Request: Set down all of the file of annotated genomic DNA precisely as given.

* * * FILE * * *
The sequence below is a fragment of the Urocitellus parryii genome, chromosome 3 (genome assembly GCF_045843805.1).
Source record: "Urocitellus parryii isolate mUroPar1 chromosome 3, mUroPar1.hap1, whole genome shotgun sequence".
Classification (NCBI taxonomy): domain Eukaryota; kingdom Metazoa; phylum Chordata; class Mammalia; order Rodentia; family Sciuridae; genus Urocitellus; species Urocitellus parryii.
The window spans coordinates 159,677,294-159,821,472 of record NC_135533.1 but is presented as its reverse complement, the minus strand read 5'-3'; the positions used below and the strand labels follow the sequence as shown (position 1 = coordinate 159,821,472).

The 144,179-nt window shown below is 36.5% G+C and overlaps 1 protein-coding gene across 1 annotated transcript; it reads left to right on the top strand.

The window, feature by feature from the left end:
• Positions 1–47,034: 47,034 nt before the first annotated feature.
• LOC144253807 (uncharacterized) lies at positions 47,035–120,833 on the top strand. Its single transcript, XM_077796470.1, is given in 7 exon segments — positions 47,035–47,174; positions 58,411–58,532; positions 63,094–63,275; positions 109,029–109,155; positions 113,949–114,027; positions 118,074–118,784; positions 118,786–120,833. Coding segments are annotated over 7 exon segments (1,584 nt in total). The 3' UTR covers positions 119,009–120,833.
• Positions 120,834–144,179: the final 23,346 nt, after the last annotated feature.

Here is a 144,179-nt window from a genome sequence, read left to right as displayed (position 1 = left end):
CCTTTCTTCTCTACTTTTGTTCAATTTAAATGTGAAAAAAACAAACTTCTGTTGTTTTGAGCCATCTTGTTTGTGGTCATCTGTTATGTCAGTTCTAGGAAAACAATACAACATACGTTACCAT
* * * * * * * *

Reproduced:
The sequence below is a fragment of the Urocitellus parryii genome, chromosome 3 (genome assembly GCF_045843805.1).
Source record: "Urocitellus parryii isolate mUroPar1 chromosome 3, mUroPar1.hap1, whole genome shotgun sequence".
Classification (NCBI taxonomy): domain Eukaryota; kingdom Metazoa; phylum Chordata; class Mammalia; order Rodentia; family Sciuridae; genus Urocitellus; species Urocitellus parryii.
The window spans coordinates 159,677,294-159,821,472 of record NC_135533.1 but is presented as its reverse complement, the minus strand read 5'-3'; the positions used below and the strand labels follow the sequence as shown (position 1 = coordinate 159,821,472).

The 144,179-nt window shown below is 36.5% G+C and overlaps 1 protein-coding gene across 1 annotated transcript; it reads left to right on the top strand.

The window, feature by feature from the left end:
• Positions 1–47,034: 47,034 nt before the first annotated feature.
• LOC144253807 (uncharacterized) lies at positions 47,035–120,833 on the top strand. Its single transcript, XM_077796470.1, is given in 7 exon segments — positions 47,035–47,174; positions 58,411–58,532; positions 63,094–63,275; positions 109,029–109,155; positions 113,949–114,027; positions 118,074–118,784; positions 118,786–120,833. Coding segments are annotated over 7 exon segments (1,584 nt in total). The 3' UTR covers positions 119,009–120,833.
• Positions 120,834–144,179: the final 23,346 nt, after the last annotated feature.

Here is a 144,179-nt window from a genome sequence, read left to right as displayed (position 1 = left end):
CCTTTCTTCTCTACTTTTGTTCAATTTAAATGTGAAAAAAACAAACTTCTGTTGTTTTGAGCCATCTTGTTTGTGGTCATCTGTTATGTCAGTTCTAGGAAAACAATACAACATACGTTACCAT